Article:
Bundled tightly against the cold and snow, elderly Auschwitz survivors walked among the barracks and watchtowers of Auschwitz and Birkenau on Wednesday, many clad in scarves bearing the gray and blue stripes of their Nazi prison garments decades ago.
Moving later into a heated tent to escape the 10-Degree Fahrenheit temperatures, they heard Israeli Prime Minister Benjamin Netanyahu vow that his country would never allow anyone to erase the memory of the victims of Nazi Germany's death camps.
"We sit in a warm tent and remember those who shivered to death, and if they didn't freeze to death, they were gassed and burned," Netanyahu said in a solemn ceremony marking the 65th anniversary of the liberation of Auschwitz by the Soviet army.
Some 150 Auschwitz survivors and European leaders were on hand for the International Holocaust Remembrance Day ceremony, one of scores around the world marking the global day of commemoration established by the United Nations in 2005.
"From this damned ground of Auschwitz and Birkenau and the other death camps rise the voices of millions of our brothers and sisters of our people who were suffocated, burned and tortured in a thousand different and unusual deaths," Netanyahu told the crowd in Hebrew.
After brief remarks in English, Netanyahu switched into Hebrew, saying he wanted to use "the newborn language of the people whom the Nazis sought to exterminate" and chanting the first line of the Jewish prayer for the dead.
"My murdered brothers and sisters and brothers who survived the inferno, I came here today from Jerusalem to say to you we will never forget," Netanyahu said. "We will not allow Holocaust deniers and desecrators of grave stones to erase or distort the memory."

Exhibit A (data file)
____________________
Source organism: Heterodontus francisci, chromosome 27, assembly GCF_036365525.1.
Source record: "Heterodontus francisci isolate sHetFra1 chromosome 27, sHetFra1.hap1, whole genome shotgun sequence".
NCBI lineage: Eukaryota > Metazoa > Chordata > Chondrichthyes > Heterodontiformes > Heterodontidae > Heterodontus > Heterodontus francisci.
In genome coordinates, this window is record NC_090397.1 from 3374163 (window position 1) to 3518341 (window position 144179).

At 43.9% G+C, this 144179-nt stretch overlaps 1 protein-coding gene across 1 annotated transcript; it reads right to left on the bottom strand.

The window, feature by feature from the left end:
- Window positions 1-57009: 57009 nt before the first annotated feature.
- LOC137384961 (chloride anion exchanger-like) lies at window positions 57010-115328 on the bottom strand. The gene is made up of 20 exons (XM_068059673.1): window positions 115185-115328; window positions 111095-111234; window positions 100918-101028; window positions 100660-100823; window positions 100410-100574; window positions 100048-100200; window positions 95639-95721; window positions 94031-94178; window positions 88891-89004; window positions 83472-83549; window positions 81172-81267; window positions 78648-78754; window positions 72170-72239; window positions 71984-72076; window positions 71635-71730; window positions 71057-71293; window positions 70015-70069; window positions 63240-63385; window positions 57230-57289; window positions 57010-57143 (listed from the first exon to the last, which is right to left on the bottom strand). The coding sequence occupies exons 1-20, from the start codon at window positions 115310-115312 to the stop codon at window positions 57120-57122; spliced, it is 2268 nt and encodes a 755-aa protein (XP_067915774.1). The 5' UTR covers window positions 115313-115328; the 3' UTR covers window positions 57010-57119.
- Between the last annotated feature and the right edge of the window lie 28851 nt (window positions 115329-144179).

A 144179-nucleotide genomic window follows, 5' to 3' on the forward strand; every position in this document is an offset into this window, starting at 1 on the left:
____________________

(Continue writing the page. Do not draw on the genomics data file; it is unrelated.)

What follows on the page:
Netanyahu's remarks were a clear reference to Iran's President Mahmoud Ahmadinajad, who has called for Israel's demise and questioned the extent of the Holocaust.
In Iran, Ayatollah Ali Khamenei, the nation's supreme leader, predicted the destruction of Israel in comments posted on his Web site Wednesday, in some of his strongest remarks about the Jewish state in years.
"Definitely, the day will come when nations of the region will witness the destruction of the Zionist regime," Khamenei was quoted as saying. "How soon or late (Israel's demise) will happen depends on how Islamic countries and Muslim nations approach the issue."
President Barack Obama, in a video message, thanked Holocaust survivors for finding "the strength to come back again, so many years later, despite the horror you saw here, the suffering you endured here, and the loved ones you lost here."
"We have a sacred duty to remember the twisted thinking that led here — how a great society of culture and science succumbed to the worst instincts of man and rationalized mass murder and one of the most barbaric acts in history," Obama said.
Obama also thanked Polish leaders and the people "for preserving a place of such great pain for the Polish people, but a place of remembrance and learning for the world."